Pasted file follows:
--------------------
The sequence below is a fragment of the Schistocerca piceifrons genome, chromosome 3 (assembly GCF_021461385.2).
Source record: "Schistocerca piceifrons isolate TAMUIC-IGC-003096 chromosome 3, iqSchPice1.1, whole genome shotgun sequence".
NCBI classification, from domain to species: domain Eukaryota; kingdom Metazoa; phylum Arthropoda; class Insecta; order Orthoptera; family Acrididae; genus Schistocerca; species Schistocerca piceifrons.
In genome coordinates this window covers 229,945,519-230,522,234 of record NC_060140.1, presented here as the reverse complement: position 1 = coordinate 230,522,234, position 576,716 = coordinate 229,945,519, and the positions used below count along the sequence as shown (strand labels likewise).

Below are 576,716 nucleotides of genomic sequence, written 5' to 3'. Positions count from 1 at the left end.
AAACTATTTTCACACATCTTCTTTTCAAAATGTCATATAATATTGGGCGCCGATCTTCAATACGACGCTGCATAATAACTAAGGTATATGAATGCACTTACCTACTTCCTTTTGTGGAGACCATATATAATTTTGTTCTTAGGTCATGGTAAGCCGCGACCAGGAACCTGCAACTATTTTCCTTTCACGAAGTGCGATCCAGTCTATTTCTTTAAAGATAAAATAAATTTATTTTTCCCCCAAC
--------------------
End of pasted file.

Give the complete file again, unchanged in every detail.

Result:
The sequence below is a fragment of the Schistocerca piceifrons genome, chromosome 3 (assembly GCF_021461385.2).
Source record: "Schistocerca piceifrons isolate TAMUIC-IGC-003096 chromosome 3, iqSchPice1.1, whole genome shotgun sequence".
NCBI classification, from domain to species: domain Eukaryota; kingdom Metazoa; phylum Arthropoda; class Insecta; order Orthoptera; family Acrididae; genus Schistocerca; species Schistocerca piceifrons.
In genome coordinates this window covers 229,945,519-230,522,234 of record NC_060140.1, presented here as the reverse complement: position 1 = coordinate 230,522,234, position 576,716 = coordinate 229,945,519, and the positions used below count along the sequence as shown (strand labels likewise).

Below are 576,716 nucleotides of genomic sequence, written 5' to 3'. Positions count from 1 at the left end.
AAACTATTTTCACACATCTTCTTTTCAAAATGTCATATAATATTGGGCGCCGATCTTCAATACGACGCTGCATAATAACTAAGGTATATGAATGCACTTACCTACTTCCTTTTGTGGAGACCATATATAATTTTGTTCTTAGGTCATGGTAAGCCGCGACCAGGAACCTGCAACTATTTTCCTTTCACGAAGTGCGATCCAGTCTATTTCTTTAAAGATAAAATAAATTTATTTTTCCCCCAAC